Robert De Niro
Robert De Niro attends the 44th Chaplin Award Gala atat Lincoln Center on May 8, 2017 in New York City. Credit: Getty Images

You can always count on Robert De Niro for a hilariously depressing commencement speech. Two years ago, he told graduates of New York University’s Tisch School of the Arts that “You’re f—ed.” They hadn’t, he coarsely reminded them, chosen to study fields with guaranteed jobs or economic stability. He spun it into a positive, reminding all of us that we need artists. It’s just that, you know, almost all of them were going to be financially “f—ed.”

Now he’s done something similar but different at Brown University. Speaking this weekend at the Providence, Rhode Island institution’s commencement ceremony, he reminded graduating academics, with a big smile on his face, of a grim reality facing us all, not just those who pursued artsy-fartsy careers.

He described the country in “movie terms,” saying America was once “an inspiring, uplifting drama.” But over the last two years, it’s turned, quickly and freakily, into “a tragic dumbass comedy.” (Seriously, we’re like “Dirty Grandpa,” only worse.)

De Niro has not been one to keep quiet during the Trump age. Shortly before the election, he participated in a video where he called him “blatantly stupid,” a “punk,” a “dog,” a “pig,” a “bulls— artist,” a “mutt,” an “idiot,” a “bozo” and a few other names, all before climaxing by saying he’d like to “punch him in the face.” On the eve of the inauguration in January, he spoke at a protest in New York where he read out joke-tweets that imagined our thin-skinned POTUS attacking the two-time Oscar-winner over social media.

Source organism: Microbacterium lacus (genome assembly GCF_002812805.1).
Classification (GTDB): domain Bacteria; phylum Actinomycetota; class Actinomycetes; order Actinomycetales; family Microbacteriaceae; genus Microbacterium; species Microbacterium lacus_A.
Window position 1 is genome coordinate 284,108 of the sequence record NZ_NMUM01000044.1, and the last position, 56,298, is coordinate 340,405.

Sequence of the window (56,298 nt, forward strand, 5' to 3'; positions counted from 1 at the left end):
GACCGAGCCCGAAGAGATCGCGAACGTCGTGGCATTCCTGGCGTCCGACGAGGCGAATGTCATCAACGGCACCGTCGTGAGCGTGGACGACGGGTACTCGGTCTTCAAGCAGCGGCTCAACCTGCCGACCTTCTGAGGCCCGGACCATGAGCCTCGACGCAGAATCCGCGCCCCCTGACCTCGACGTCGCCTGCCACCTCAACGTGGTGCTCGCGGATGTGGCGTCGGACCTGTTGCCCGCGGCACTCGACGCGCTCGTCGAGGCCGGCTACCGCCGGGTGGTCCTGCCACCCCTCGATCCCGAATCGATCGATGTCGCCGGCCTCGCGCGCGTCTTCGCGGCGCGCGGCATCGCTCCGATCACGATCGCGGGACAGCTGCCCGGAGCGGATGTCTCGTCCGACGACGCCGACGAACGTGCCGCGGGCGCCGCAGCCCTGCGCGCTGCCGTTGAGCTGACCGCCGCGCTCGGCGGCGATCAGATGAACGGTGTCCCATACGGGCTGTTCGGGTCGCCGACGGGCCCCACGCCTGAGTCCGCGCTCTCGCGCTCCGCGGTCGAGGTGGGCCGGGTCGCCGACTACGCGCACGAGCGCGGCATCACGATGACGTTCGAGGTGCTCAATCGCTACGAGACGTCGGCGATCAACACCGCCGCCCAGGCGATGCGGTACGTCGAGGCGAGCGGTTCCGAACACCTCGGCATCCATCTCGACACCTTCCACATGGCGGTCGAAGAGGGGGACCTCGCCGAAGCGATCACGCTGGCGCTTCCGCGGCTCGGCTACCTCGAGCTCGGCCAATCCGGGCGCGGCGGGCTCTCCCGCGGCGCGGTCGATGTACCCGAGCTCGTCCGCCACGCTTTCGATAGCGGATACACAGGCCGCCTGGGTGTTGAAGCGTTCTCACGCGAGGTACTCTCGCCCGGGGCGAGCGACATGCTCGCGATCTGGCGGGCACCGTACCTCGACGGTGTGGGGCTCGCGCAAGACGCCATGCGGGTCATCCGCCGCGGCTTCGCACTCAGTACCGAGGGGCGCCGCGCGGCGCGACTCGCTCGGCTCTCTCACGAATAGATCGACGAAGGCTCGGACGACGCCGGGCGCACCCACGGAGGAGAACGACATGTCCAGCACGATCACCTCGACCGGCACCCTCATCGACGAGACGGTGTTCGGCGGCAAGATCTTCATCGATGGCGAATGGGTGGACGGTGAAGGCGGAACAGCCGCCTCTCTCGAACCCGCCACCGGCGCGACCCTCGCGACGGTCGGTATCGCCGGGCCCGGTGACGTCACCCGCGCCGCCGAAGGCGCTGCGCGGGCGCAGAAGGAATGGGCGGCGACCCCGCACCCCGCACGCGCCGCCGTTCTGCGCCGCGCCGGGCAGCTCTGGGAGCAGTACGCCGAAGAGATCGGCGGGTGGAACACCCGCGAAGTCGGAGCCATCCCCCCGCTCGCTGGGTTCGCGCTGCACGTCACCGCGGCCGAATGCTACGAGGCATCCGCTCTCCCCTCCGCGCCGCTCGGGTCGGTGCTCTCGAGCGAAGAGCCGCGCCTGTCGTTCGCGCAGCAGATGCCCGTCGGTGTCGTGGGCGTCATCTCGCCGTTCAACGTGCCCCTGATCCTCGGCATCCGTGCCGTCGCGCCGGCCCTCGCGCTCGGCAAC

By all accounts (and we’ve spoken to him twice, and we concur), De Niro is a pretty quiet, reserved, shy person. But his public speaking has strongly suggested he needs a sideline as a stand-up comic. He’s certainly funnier railing against Trump than he was in this year’s “The Comedian,” and definitely moreso than Rupert Pupkin, the terrible failed comic he played cringily in Martin Scorsese’s masterpiece, “The King of Comedy.” Which college wants to hire him next year when things are either much better or much, much worse?

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